A white woman with blue eyes and blonde hair wearing a black sweater and an evil eye necklace.
Eleni N. Gage is a veteran magazine journalist and the author of the travel memoir North of Ithaka, the novels Other Waters and The Ladies of Managua, and the gift book Lucky In Love: Traditions, Customs, & Rituals to Personalize Your Wedding. The former articles editor of O: The Oprah Magazine, she has also served on-staff at Allure, Elle, InStyle, People, and Martha Stewart Weddings. A graduate of Harvard University (where she majored in Folklore and Mythology) and the School of the Arts at Columbia University (where she earned her MFA in Fiction), Eleni contributes freelance articles to publications ranging from Travel+Leisure to The New York Times. As a freelance editor, she assigns and edits personal essays for outlets including OprahDaily.com and Le Scoop, the online magazine at Maisonette.com. Eleni lives in New York with her Nicaraguan husband and their two Greekaraguan children.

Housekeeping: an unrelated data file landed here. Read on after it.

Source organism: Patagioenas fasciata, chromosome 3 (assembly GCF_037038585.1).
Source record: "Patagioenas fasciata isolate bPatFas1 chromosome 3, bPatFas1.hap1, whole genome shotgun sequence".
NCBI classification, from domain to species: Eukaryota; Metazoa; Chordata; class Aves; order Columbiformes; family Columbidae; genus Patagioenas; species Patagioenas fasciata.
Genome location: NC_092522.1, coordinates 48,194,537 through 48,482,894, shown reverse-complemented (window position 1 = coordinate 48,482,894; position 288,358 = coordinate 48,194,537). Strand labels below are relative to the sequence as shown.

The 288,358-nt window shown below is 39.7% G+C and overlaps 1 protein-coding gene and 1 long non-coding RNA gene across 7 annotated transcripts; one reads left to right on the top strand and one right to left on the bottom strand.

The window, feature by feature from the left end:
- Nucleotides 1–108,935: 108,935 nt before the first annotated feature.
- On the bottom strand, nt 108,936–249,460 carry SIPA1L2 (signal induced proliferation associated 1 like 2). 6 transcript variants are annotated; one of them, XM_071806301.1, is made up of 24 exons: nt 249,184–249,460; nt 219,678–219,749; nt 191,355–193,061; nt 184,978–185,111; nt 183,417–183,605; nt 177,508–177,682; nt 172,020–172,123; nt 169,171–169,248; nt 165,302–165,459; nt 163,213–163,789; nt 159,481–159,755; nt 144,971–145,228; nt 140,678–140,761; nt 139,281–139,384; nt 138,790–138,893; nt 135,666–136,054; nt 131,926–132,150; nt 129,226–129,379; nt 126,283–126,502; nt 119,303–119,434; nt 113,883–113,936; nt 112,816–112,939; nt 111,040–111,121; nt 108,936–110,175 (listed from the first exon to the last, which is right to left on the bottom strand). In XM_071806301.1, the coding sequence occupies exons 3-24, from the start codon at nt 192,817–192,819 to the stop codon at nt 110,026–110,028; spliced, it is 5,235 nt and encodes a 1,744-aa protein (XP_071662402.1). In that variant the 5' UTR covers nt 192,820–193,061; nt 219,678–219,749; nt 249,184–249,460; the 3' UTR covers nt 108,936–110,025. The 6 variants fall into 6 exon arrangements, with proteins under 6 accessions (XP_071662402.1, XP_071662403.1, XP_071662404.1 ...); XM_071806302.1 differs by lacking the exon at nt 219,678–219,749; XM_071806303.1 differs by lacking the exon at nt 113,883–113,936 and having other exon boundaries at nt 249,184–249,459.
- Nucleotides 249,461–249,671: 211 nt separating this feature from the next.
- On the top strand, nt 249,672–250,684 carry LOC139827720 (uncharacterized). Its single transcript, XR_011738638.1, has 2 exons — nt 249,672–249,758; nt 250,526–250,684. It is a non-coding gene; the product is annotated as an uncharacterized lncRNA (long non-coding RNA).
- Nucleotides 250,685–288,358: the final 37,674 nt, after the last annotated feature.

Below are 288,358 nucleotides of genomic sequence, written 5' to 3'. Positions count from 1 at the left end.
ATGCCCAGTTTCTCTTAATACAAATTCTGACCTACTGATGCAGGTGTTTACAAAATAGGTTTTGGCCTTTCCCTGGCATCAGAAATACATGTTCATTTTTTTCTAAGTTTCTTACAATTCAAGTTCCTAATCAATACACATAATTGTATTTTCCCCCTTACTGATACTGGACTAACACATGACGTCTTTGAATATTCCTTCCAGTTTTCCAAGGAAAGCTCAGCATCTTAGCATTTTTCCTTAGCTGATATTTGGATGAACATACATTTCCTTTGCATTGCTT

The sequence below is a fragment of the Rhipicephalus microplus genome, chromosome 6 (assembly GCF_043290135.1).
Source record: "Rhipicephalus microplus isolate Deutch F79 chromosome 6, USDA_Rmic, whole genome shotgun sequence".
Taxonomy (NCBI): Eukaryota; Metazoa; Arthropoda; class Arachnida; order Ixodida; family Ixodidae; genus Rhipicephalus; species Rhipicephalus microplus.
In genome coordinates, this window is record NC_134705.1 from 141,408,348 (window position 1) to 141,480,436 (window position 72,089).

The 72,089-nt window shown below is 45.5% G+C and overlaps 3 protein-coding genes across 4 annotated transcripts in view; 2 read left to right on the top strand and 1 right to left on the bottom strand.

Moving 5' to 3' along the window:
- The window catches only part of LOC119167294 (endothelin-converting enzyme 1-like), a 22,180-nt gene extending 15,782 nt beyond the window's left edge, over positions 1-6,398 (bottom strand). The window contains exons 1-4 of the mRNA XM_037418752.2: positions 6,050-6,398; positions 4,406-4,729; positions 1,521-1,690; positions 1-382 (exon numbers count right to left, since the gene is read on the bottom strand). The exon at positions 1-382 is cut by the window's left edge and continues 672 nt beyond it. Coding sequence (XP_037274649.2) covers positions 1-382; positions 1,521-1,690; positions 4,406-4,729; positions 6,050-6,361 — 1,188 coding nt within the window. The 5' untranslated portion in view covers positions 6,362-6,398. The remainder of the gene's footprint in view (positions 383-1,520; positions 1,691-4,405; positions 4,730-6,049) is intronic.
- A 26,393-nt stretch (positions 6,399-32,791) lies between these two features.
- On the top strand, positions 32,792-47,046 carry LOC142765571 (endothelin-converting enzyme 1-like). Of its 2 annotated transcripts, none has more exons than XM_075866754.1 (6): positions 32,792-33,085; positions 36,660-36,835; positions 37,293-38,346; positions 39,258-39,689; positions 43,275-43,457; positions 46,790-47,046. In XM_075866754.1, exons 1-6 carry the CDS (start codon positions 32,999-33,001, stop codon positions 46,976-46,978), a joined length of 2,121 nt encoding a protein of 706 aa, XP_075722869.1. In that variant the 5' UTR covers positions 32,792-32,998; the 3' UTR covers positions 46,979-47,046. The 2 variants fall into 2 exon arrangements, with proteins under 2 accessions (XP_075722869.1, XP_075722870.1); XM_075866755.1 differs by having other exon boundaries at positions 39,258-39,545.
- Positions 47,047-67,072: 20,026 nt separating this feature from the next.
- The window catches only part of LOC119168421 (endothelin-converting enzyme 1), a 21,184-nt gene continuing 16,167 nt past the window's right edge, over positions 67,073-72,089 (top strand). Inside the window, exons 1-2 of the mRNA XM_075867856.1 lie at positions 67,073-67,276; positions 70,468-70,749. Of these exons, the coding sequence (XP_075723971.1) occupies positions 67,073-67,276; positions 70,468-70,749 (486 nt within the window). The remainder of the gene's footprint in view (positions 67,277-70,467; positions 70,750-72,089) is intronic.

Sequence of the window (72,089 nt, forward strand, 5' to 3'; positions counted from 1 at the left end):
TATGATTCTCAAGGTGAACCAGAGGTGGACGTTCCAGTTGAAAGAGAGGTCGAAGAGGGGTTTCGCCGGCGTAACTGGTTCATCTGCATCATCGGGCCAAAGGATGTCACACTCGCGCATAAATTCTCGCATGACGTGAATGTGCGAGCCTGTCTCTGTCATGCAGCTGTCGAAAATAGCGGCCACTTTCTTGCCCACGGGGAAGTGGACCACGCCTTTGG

I am happy to share my own experience as a writer of fiction and nonfiction, but as an editor for online and print magazines I'm mainly seeking personal essays about significant experiences, transformations and epiphanies in the writer's life. I'm also interested in essays about parenting and family dynamics, as I assign two personal essays a month for Le Scoop, the magazine vertical of Maisonette.com.

Specializes In:

Travel writing, Folklore, Fiction, Personal Essays.

A successful first-person essay describes a moment or experience that is deeply personal and unique to the individual—written in such a way that a vast range of readers immediately relate to it with strong reactions and emotions of their own. An essay can describe a major transformation or dramatic event such as leaving a marriage or a near-death experience, or it can be about a quiet moment like teaching a kid to jump rope, but it should speak to larger, universal experiences or emotions: love, loss, joy, fear. The best essays are incredibly specific but universally understood.